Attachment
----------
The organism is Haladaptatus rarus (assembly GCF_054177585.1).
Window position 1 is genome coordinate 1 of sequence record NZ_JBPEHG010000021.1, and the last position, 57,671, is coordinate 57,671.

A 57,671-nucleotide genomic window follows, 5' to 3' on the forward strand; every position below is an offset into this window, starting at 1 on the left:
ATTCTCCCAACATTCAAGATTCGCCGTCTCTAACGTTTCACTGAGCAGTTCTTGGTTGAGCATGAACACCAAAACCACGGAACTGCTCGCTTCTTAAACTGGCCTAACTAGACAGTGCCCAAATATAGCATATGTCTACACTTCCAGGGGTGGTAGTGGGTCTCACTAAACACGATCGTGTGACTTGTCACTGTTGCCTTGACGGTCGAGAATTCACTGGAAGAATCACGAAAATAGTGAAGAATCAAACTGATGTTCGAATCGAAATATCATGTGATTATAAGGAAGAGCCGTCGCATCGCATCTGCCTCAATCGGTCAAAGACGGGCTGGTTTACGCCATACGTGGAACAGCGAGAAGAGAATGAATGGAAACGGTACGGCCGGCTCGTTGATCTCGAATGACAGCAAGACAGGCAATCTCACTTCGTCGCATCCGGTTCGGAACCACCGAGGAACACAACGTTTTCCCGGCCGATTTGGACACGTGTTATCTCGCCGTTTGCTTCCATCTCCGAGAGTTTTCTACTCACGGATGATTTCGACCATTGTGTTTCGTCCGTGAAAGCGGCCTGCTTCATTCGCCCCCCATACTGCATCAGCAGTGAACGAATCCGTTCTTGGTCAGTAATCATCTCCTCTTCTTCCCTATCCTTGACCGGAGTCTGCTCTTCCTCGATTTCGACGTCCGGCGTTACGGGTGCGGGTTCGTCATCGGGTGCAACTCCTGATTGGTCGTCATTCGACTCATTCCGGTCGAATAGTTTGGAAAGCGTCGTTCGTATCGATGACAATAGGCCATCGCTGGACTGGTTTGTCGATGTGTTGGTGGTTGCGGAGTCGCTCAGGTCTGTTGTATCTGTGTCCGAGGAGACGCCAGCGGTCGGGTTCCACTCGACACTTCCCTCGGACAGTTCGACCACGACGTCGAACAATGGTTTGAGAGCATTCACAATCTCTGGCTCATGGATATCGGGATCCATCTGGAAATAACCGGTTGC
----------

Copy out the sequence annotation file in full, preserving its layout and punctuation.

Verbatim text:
The organism is Haladaptatus rarus (assembly GCF_054177585.1).
Window position 1 is genome coordinate 1 of sequence record NZ_JBPEHG010000021.1, and the last position, 57,671, is coordinate 57,671.

A 57,671-nucleotide genomic window follows, 5' to 3' on the forward strand; every position below is an offset into this window, starting at 1 on the left:
ATTCTCCCAACATTCAAGATTCGCCGTCTCTAACGTTTCACTGAGCAGTTCTTGGTTGAGCATGAACACCAAAACCACGGAACTGCTCGCTTCTTAAACTGGCCTAACTAGACAGTGCCCAAATATAGCATATGTCTACACTTCCAGGGGTGGTAGTGGGTCTCACTAAACACGATCGTGTGACTTGTCACTGTTGCCTTGACGGTCGAGAATTCACTGGAAGAATCACGAAAATAGTGAAGAATCAAACTGATGTTCGAATCGAAATATCATGTGATTATAAGGAAGAGCCGTCGCATCGCATCTGCCTCAATCGGTCAAAGACGGGCTGGTTTACGCCATACGTGGAACAGCGAGAAGAGAATGAATGGAAACGGTACGGCCGGCTCGTTGATCTCGAATGACAGCAAGACAGGCAATCTCACTTCGTCGCATCCGGTTCGGAACCACCGAGGAACACAACGTTTTCCCGGCCGATTTGGACACGTGTTATCTCGCCGTTTGCTTCCATCTCCGAGAGTTTTCTACTCACGGATGATTTCGACCATTGTGTTTCGTCCGTGAAAGCGGCCTGCTTCATTCGCCCCCCATACTGCATCAGCAGTGAACGAATCCGTTCTTGGTCAGTAATCATCTCCTCTTCTTCCCTATCCTTGACCGGAGTCTGCTCTTCCTCGATTTCGACGTCCGGCGTTACGGGTGCGGGTTCGTCATCGGGTGCAACTCCTGATTGGTCGTCATTCGACTCATTCCGGTCGAATAGTTTGGAAAGCGTCGTTCGTATCGATGACAATAGGCCATCGCTGGACTGGTTTGTCGATGTGTTGGTGGTTGCGGAGTCGCTCAGGTCTGTTGTATCTGTGTCCGAGGAGACGCCAGCGGTCGGGTTCCACTCGACACTTCCCTCGGACAGTTCGACCACGACGTCGAACAATGGTTTGAGAGCATTCACAATCTCTGGCTCATGGATATCGGGATCCATCTGGAAATAACCGGTTGC